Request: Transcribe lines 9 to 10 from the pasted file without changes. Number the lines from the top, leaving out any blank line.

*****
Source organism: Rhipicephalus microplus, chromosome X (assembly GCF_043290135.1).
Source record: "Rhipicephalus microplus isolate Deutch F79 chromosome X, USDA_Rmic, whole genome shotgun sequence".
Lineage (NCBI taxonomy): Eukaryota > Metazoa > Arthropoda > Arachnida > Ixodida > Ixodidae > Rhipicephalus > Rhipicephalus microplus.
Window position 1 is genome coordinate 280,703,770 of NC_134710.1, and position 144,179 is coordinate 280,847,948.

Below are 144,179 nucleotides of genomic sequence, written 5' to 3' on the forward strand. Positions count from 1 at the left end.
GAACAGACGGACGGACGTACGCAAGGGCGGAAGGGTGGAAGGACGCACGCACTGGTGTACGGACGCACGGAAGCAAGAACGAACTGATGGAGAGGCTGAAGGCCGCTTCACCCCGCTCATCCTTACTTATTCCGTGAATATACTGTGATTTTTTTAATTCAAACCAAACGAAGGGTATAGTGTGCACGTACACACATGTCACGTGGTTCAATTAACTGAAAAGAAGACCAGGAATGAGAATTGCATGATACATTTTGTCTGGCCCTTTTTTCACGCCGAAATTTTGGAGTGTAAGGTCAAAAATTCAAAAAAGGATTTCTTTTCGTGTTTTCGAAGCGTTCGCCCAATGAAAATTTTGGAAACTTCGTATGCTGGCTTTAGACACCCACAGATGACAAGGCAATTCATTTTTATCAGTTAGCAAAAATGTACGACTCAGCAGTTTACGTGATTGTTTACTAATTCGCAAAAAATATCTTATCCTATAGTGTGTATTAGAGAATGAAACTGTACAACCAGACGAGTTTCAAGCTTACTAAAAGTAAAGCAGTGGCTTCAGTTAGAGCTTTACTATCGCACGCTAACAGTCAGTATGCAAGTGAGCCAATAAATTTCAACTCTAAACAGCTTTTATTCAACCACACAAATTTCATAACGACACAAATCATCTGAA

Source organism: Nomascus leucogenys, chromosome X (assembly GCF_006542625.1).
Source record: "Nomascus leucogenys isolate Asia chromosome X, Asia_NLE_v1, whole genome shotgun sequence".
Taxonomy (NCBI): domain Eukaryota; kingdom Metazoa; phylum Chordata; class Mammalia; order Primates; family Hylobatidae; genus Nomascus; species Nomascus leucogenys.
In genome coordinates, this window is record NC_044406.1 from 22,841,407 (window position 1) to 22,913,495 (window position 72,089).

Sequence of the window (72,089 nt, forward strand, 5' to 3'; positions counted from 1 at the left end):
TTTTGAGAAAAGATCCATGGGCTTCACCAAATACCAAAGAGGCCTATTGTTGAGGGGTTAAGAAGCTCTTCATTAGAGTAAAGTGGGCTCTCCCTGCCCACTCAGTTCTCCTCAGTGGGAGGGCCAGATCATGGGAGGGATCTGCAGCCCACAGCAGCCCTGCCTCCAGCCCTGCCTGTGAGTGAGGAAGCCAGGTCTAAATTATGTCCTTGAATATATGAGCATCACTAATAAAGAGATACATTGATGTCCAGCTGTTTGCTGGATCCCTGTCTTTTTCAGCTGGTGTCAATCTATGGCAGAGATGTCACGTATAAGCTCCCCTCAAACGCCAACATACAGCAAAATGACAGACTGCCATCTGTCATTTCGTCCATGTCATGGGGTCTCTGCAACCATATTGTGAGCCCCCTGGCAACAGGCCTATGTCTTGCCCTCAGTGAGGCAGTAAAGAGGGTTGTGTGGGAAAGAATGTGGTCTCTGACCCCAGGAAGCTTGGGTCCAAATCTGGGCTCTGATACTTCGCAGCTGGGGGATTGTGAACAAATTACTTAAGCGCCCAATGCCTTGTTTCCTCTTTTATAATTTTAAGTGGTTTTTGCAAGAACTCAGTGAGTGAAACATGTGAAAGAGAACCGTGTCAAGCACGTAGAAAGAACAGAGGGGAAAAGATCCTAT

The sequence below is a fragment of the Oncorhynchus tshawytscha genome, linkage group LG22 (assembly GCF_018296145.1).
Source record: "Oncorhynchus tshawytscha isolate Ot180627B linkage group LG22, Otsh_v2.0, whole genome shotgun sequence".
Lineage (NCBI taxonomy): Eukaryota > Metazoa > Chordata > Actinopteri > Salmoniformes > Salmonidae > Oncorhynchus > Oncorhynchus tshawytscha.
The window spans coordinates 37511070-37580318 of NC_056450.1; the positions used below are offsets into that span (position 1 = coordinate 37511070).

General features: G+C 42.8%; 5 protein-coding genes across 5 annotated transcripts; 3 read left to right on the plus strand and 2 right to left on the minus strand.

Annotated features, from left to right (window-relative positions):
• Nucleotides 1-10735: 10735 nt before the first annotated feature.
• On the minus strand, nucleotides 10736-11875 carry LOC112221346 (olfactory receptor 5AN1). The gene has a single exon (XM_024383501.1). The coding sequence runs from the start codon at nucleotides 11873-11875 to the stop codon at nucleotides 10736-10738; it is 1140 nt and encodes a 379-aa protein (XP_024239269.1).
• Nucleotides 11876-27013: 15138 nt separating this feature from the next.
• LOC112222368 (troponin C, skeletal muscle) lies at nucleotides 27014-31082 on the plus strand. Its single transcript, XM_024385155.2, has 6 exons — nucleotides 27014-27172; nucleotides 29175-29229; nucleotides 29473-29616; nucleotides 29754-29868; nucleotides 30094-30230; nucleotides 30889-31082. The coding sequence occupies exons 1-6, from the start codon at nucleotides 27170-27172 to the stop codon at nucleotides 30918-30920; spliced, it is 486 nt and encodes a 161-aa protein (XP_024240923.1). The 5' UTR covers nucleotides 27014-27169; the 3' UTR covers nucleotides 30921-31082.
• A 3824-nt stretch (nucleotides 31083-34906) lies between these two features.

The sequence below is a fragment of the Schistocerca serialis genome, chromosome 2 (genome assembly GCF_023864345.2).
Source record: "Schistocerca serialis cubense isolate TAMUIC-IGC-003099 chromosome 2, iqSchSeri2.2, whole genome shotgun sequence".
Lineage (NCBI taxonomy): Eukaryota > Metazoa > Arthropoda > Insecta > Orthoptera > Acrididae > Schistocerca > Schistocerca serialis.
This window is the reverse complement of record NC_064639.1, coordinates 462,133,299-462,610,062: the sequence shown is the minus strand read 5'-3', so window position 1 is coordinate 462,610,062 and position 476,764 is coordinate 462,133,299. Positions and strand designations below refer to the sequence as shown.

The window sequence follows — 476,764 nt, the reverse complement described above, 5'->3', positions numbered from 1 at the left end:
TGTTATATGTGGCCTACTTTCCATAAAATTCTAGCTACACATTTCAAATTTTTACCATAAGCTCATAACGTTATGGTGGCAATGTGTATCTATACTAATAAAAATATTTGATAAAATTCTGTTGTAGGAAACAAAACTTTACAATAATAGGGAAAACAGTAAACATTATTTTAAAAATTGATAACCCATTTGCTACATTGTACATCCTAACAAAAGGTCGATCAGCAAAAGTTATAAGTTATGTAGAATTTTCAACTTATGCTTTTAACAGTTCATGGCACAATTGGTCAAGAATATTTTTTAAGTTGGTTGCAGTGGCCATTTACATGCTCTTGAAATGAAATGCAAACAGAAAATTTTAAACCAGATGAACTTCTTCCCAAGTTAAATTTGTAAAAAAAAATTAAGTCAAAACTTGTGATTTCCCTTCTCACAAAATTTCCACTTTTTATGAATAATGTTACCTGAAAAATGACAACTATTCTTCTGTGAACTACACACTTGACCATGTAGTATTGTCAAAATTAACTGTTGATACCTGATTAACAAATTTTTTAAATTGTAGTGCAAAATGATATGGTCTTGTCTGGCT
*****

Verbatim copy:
Taxonomy (NCBI): domain Eukaryota; kingdom Metazoa; phylum Chordata; class Mammalia; order Primates; family Hylobatidae; genus Nomascus; species Nomascus leucogenys.
In genome coordinates, this window is record NC_044406.1 from 22,841,407 (window position 1) to 22,913,495 (window position 72,089).